Live Active Cultures
Seth takes a dive in Live Active Cultures
Published: August 4, 2011
Every work might not work, but the point is for artists to have a place to experiment, so I’m thrilled Orlando has an ongoing opportunity like this again. If I were to offer advice for improvement, I’d like a moderator to introduce the works and facilitate a dialoguebetween the artists and audience afterward. Because what’s the point of getting all these folks together, if not feedback?
Orlando artist Doug Rhodehamel is widely known for turning other people’s trash into art-installation treasure; thanks to his Spore Project, paper-bag mushrooms have popped up on every continent, including Antarctica. But his latest project takes things to a whole new level – as in below sea level. Aquapodica involves hundreds of small plastic water bottles, filled with glow sticks and adorned with tendril-like six-pack rings.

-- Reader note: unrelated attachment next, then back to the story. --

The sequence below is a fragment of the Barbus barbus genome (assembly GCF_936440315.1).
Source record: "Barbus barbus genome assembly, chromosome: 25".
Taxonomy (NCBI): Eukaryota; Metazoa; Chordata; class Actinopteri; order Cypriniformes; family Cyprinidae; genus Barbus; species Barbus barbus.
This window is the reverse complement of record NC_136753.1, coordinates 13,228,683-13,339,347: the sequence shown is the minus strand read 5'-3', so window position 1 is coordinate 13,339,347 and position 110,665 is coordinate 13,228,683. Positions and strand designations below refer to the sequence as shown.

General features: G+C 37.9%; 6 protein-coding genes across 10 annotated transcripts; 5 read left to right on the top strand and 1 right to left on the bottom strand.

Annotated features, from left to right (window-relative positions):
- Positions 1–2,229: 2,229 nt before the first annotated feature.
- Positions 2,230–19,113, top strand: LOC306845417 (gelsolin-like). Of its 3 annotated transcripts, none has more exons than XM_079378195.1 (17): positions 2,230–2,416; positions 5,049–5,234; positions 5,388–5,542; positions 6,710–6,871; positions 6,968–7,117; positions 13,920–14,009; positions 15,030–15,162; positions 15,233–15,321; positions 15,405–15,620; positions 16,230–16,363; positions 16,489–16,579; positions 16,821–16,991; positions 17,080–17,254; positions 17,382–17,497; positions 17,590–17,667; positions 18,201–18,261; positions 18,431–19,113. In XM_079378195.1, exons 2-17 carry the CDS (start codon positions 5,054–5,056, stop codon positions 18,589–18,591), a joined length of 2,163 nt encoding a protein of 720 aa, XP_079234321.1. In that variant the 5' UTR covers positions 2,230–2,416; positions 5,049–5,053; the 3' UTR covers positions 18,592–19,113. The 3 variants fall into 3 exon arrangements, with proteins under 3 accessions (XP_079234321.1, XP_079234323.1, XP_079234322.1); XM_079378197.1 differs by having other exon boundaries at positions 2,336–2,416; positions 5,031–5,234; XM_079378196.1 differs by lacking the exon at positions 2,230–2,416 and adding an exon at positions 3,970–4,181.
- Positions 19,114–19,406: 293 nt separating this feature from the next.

Last Saturday night, the creatures were set loose in the backyard swimming pool of Shane Valentine for a private exhibition. Arriving around 11 p.m., I donned a pair of swim goggles, all the better to see with underwater, and dove into the bathtub-warm water. Thanks to differing amounts of ballast, some of the glowing jellyfaux floated just below the surface, while others lingered near the bottom. Diving below among the faintly shimmering sea life with DJ Nigel John’sspacey soundtrack echoing in my ears was an exquisitely trippy experience – at least until I breathed in a lungful of chlorine. Back on shore, chatting over pina coladas with other invitees, all I could think was: It’s the end of the economic world as we know it, and I feel fine.
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